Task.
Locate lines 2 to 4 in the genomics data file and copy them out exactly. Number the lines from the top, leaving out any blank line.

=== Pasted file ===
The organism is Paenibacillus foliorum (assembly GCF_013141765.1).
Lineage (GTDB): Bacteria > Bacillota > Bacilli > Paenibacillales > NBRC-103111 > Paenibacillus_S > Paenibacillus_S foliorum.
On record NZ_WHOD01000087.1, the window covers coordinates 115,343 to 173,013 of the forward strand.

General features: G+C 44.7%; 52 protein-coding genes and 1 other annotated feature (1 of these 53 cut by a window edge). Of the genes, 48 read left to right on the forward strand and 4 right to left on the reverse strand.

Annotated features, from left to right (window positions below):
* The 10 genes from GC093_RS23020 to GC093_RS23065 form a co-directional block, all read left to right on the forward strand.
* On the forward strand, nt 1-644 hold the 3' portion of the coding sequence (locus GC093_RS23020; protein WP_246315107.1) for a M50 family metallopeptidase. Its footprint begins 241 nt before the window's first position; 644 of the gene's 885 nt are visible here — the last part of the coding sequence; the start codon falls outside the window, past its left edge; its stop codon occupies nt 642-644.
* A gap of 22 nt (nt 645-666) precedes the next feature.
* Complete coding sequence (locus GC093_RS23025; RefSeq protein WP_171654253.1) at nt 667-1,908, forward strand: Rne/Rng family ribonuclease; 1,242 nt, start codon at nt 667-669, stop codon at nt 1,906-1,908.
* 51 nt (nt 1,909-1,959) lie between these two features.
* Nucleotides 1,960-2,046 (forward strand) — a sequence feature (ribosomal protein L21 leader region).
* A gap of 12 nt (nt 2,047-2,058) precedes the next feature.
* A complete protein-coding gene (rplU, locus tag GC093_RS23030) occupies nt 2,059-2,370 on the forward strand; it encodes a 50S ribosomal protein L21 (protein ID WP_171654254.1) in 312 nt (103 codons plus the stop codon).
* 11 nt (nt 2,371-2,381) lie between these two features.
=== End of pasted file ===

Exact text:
Lineage (GTDB): Bacteria > Bacillota > Bacilli > Paenibacillales > NBRC-103111 > Paenibacillus_S > Paenibacillus_S foliorum.
On record NZ_WHOD01000087.1, the window covers coordinates 115,343 to 173,013 of the forward strand.

General features: G+C 44.7%; 52 protein-coding genes and 1 other annotated feature (1 of these 53 cut by a window edge). Of the genes, 48 read left to right on the forward strand and 4 right to left on the reverse strand.